How China Became a Threat to the US’s Tech Leadership
President Xi Jinping rallying call reflects the intensifying tensions between China and the US.
Seven years after China unveiled its ambitious Made in China 2025 plan to become globally competitive in 10 industries, President Xi Jinping is using the Communist Party congress this month to redouble efforts to “win the battle in key core technologies.”
His rallying call reflects the intensifying tensions between China and the US, which has tightened the screws in recent years on the transfer of cutting-edge technology to the world's second-largest economy.
Here are seven charts that illustrate how much China has closed the gap with the US in state-of-the-art technology, and why the Biden administration feels threatened to the point it is dramatically increasing restrictions.
As its economy has boomed, China has relentlessly increased investments in technology in the decades since Deng Xiaoping rekindled the country's economic opening up in the early 1990s. The country now lags just slightly behind the US in total expenditures on research and development.
Times of economic crisis have been opportunities for China to narrow its gap with the US. After the 2000 dot-com bust and the 2008-2009 global financial crisis, US R&D spending grew at a slower pace or shrank, whereas China kept expanding.
Gross R&D spending for 2021 isn't available yet from the Organisation for Economic Cooperation and Development, but China announced its official investment rose more than 14% to 2.8 trillion yuan ($388 billion) last year, accelerating from 10.2% in 2020. Meanwhile, the US federal budget for R&D fell 2.6% last fiscal year to $165.6 billion, according to the National Center for Science and Engineering Statistics.
High-Tech Demand Grows
The world's biggest exporter, China, is also the most aggressive importer of satellites, optical fibers, silicon, laser beams and other high-tech products that underpin the development of advanced technology. China's share in the global imports of high-tech products has steadily increased in the last decade from 16.3% to 18.6%, according to data from Kim Minwoo, a researcher at the Korea International Trade Association.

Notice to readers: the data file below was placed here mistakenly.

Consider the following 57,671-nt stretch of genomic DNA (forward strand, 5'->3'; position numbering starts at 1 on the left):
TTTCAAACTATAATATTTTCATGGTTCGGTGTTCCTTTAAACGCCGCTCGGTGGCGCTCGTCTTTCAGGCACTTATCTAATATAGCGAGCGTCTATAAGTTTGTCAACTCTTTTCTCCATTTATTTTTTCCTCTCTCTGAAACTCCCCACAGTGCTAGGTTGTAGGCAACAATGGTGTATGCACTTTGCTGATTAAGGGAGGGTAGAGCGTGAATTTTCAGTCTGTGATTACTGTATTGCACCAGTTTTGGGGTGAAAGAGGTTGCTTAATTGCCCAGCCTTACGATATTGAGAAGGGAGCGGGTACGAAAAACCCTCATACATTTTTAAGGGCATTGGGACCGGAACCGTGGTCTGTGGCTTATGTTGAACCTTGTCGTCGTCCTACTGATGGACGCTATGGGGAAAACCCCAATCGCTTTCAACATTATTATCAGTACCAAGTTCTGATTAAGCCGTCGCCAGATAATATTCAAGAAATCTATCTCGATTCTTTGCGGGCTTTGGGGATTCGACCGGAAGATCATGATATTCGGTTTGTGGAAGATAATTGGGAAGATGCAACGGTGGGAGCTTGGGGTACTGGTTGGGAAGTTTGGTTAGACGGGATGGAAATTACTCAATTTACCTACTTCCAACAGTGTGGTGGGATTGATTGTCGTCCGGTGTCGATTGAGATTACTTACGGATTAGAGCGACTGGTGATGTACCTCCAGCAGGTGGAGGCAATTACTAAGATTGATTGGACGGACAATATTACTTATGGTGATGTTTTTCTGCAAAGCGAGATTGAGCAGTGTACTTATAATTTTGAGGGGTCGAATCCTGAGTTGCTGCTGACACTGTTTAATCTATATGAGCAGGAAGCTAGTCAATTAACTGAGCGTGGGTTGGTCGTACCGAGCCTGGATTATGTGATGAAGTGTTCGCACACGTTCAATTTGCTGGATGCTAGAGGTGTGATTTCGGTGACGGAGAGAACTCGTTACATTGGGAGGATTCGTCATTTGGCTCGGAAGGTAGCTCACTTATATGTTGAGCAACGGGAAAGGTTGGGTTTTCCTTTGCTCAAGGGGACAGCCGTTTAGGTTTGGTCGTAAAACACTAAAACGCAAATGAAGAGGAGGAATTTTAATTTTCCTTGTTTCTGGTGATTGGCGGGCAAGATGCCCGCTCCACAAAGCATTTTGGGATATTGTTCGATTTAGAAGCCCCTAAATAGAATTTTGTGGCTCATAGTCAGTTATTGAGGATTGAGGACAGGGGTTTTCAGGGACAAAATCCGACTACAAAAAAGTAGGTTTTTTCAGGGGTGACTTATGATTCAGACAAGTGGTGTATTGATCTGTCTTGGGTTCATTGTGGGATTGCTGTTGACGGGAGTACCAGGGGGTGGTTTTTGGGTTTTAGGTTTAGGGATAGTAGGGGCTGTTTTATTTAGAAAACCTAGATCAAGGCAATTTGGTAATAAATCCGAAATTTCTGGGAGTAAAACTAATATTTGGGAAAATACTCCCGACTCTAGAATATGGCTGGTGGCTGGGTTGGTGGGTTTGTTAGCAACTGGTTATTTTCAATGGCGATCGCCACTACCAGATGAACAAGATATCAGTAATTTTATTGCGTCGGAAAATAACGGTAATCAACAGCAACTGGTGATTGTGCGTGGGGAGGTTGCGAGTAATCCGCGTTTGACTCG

Some of that increase is likely due to China's position as the factory of the world, as it imports high-tech parts for assembly into products such as phones or computers that are then exported.
But the large amount of imported goods also means China is more vulnerable as the US toughens export controls. In particular, China's high-performance computing -- essential in aerospace, weapons and artificial intelligence development -- may be “severely damaged” if US bans widen further, according to TrendForce.
China surpassed the US in the number of supercomputers in 2016, widening the gap to the most in 2020. But the lead is narrowing as the US increases restrictions on China's access to advanced devices, according to data from TOP500, a project that tracks trends in high-performance computing.
Supercomputers are used for a variety of purposes from climate forecasts to vaccine development to space exploration. They can also simulate nuclear tests and missile defense and handle large volumes of data used in artificial intelligence development. The new Biden administration restrictions on China exports specifically ban chips that are used in supercomputers and AI.